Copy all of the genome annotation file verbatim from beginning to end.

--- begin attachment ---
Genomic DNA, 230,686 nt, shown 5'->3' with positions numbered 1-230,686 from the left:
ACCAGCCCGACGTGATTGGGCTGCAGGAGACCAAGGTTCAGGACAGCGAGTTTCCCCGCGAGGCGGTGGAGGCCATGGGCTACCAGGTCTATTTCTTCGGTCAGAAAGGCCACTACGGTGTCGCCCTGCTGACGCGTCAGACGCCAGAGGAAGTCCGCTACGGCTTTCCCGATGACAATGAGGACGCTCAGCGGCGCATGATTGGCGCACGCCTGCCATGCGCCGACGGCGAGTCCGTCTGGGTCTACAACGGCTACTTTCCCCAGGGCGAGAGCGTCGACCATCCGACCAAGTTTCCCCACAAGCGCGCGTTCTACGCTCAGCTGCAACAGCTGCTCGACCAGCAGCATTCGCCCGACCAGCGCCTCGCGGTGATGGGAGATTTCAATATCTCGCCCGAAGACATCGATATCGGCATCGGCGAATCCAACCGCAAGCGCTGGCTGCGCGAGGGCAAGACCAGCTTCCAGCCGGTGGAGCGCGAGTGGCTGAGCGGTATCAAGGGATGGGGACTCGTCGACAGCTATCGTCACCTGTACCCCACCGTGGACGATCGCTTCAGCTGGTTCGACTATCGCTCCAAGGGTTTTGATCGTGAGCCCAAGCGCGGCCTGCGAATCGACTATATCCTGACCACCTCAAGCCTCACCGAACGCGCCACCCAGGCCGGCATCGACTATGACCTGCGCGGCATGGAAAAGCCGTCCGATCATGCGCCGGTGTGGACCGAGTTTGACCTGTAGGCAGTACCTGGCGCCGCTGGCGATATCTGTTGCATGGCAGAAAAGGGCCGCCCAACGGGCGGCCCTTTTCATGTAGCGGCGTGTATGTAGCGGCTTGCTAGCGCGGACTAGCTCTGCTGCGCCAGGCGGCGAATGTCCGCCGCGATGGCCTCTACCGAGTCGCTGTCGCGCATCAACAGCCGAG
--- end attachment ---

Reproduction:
Genomic DNA, 230,686 nt, shown 5'->3' with positions numbered 1-230,686 from the left:
ACCAGCCCGACGTGATTGGGCTGCAGGAGACCAAGGTTCAGGACAGCGAGTTTCCCCGCGAGGCGGTGGAGGCCATGGGCTACCAGGTCTATTTCTTCGGTCAGAAAGGCCACTACGGTGTCGCCCTGCTGACGCGTCAGACGCCAGAGGAAGTCCGCTACGGCTTTCCCGATGACAATGAGGACGCTCAGCGGCGCATGATTGGCGCACGCCTGCCATGCGCCGACGGCGAGTCCGTCTGGGTCTACAACGGCTACTTTCCCCAGGGCGAGAGCGTCGACCATCCGACCAAGTTTCCCCACAAGCGCGCGTTCTACGCTCAGCTGCAACAGCTGCTCGACCAGCAGCATTCGCCCGACCAGCGCCTCGCGGTGATGGGAGATTTCAATATCTCGCCCGAAGACATCGATATCGGCATCGGCGAATCCAACCGCAAGCGCTGGCTGCGCGAGGGCAAGACCAGCTTCCAGCCGGTGGAGCGCGAGTGGCTGAGCGGTATCAAGGGATGGGGACTCGTCGACAGCTATCGTCACCTGTACCCCACCGTGGACGATCGCTTCAGCTGGTTCGACTATCGCTCCAAGGGTTTTGATCGTGAGCCCAAGCGCGGCCTGCGAATCGACTATATCCTGACCACCTCAAGCCTCACCGAACGCGCCACCCAGGCCGGCATCGACTATGACCTGCGCGGCATGGAAAAGCCGTCCGATCATGCGCCGGTGTGGACCGAGTTTGACCTGTAGGCAGTACCTGGCGCCGCTGGCGATATCTGTTGCATGGCAGAAAAGGGCCGCCCAACGGGCGGCCCTTTTCATGTAGCGGCGTGTATGTAGCGGCTTGCTAGCGCGGACTAGCTCTGCTGCGCCAGGCGGCGAATGTCCGCCGCGATGGCCTCTACCGAGTCGCTGTCGCGCATCAACAGCCGAG